Megan Griffiths

I had been following Megan on social media for awhile and knew that I wanted to profile her. Just one week after returning from the Women of Moto Eastern Canada tour, I drove out to the Okanagan Valley to meet her! We met up in the hills above Okanagan Lake in a recreation area known as Bear Creek, which is a popular dirt biking destination. Megan had her dog, Moose with her, who quietly sat in the shade under a tree while she did her thing. Watching her tear around the hillside was incredible! Her skill set literally blows my mind and gives me something to aspire to. I don’t know how many times I have watched her “How to do a wheelie on a dirt bike” video on YouTube yet still haven’t worked up the guts to try it! Megan is a fellow tradeswoman and works as an industrial electrician in the oil and gas industry. As it turns out, her and I once worked on the same site together (it’s a small world in that line of work)! I have a major soft spot for women in the trades. So here’s Megan’s interview. She’s an inspiration through and through and I am so happy to have met her.

To read more on Megan be sure to pick up Fast Times Magazine issue 2.2

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Tell me one fun fact about yourself 

Here is something that most people don't know about me.  Before I fell in love with dirt biking, I was crazy about back country snowboarding.  Winter would bring me so much joy.  I spent about 76 days out of each winter season up in the hills snowboarding.  I think I was born to be in the mountains!

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What or who inspired you to start riding?

I wanted something with wheels and a motor ever since I was a little girl.  I loved the idea of having freedom to explore on my own.  It wasn’t until later in life that I had the money to make it happen but I made it happen none the less! I decided on a Yamaha TTR 125 to explore the back roads of my home town.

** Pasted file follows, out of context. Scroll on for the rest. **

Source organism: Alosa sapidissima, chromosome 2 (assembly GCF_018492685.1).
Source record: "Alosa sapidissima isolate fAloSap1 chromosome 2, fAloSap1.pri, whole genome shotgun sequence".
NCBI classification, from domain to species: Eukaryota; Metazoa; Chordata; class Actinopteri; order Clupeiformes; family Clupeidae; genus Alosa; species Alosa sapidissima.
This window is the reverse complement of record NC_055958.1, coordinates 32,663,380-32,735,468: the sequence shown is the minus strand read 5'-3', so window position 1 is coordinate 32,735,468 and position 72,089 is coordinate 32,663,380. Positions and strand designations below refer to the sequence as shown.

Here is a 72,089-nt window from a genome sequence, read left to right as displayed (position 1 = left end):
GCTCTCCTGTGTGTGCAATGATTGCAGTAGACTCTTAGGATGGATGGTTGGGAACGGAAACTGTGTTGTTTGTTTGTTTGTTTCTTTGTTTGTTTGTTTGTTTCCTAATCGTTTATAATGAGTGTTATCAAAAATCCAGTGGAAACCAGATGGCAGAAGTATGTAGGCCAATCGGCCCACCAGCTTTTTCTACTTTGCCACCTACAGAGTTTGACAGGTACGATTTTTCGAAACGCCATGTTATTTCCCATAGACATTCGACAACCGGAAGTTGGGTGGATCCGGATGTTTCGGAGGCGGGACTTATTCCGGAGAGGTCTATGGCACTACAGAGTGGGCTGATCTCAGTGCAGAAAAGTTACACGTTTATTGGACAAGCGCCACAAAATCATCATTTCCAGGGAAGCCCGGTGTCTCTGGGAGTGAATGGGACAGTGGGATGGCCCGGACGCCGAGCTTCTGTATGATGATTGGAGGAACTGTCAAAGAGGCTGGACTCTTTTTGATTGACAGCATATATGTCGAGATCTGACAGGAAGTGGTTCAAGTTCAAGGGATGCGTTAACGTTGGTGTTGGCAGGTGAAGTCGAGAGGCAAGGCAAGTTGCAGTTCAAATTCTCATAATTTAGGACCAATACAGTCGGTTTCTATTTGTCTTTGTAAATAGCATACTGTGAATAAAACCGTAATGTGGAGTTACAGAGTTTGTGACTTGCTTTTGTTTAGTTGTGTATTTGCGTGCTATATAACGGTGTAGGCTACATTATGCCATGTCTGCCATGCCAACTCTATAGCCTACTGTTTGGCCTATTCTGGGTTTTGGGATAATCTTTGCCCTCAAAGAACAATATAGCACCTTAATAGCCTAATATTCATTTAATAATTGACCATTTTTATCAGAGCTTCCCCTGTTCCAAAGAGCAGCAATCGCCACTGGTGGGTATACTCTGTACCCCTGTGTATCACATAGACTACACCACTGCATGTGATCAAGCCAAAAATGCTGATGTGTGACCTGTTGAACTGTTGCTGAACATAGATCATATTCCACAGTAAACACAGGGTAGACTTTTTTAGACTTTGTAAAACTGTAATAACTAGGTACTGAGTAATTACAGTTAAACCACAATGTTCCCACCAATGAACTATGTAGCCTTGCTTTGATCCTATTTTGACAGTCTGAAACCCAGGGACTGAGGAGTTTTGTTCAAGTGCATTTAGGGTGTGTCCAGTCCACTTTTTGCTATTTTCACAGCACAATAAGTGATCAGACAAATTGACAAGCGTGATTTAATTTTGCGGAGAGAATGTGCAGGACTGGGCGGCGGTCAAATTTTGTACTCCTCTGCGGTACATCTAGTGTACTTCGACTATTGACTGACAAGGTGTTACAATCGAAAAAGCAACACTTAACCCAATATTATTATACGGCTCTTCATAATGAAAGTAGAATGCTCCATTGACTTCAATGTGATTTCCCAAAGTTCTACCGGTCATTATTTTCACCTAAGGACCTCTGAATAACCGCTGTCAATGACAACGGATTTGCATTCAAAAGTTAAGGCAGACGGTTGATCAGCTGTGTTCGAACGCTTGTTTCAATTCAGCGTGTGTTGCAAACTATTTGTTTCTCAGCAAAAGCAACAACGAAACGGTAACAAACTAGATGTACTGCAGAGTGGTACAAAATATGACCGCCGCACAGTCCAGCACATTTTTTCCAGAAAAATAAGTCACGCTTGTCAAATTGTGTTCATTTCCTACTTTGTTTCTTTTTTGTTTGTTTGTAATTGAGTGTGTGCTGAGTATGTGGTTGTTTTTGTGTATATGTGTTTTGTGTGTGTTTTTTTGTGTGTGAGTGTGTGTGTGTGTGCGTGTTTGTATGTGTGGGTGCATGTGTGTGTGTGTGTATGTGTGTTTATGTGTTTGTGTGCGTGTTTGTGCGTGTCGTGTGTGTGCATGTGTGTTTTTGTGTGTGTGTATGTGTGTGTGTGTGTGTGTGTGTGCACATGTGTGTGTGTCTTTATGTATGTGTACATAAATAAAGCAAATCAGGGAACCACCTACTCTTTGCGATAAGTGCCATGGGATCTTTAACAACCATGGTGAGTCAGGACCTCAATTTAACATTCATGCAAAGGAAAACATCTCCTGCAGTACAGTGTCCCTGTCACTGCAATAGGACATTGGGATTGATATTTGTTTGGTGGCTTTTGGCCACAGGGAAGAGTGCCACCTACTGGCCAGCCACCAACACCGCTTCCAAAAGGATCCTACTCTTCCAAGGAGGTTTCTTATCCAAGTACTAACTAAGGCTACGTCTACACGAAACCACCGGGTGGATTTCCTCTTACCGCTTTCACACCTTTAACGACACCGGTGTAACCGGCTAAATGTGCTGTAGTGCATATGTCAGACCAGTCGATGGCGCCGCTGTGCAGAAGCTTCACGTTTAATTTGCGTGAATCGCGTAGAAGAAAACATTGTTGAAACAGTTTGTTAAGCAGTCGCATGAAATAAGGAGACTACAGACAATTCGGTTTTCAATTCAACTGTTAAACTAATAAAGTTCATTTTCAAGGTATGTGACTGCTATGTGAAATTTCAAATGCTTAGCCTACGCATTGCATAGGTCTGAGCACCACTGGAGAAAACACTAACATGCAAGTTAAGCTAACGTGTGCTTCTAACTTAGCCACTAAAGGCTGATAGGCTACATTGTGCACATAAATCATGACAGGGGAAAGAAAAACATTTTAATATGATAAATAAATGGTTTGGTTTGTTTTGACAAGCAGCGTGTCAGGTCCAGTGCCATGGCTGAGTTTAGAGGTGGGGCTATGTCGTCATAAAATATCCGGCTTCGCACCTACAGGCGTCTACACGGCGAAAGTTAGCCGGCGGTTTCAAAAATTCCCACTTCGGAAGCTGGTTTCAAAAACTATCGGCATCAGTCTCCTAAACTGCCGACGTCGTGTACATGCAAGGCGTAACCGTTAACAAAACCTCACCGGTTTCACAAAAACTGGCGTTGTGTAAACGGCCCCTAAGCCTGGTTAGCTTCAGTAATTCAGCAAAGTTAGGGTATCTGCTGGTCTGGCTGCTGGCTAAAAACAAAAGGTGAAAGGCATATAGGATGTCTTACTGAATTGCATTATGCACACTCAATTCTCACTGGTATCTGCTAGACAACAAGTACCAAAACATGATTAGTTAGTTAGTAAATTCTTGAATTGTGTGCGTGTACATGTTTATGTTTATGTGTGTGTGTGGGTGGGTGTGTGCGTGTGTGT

How long have you been riding?

I have been riding for about 10 years now.  I got my first dirt bike in 2007 when I was 16 years old.

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What kind of motorcycle do you ride and why?

I ride Husqvarna Motorcycles, specifically a TX 300 and an FX 350. I chose this brand for a couple of different reasons.  The number one reason is the quality! Husky makes top of the line bikes.  I put my bikes through a lot of abuse and these bikes can not only withstand that abuse, but they also perform extremely well.  These bikes are designed with the avid rider in mind.  Every part, from the suspension to the motor, functions at a high level, allowing me to reach my maximum potential on the bike!   The second reason I went with Husqvarna is because of what they are all about.  Husqvarna is all about the adventure! Their brand promise is “Pioneering since 1903”.  This means a lot to me because adventuring, exploring, and pushing the boundaries of the sport is what I am all about.  I am proud to represent a company that promotes this sort of stuff!

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What is your dream bike?

This is going to sound funny but I think I may have finally ended up with my dream bike.  I am currently riding the TX 300.  This is a 300cc two stroke dirt bike that is designed for woods racing.  This bike is geared perfectly for the trails, it is light and nimble, it corners like a dream, and has heaps of power.  The cool thing about this bike is that it can actually be quite tame when you need it to be, but when you open up that throttle, you have enough power to do anything imaginable out on the trails.  This bike is also fairly simple and cheap to maintain which is a bonus for sure.  

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Were you intimidated by the male dominance in the riding community?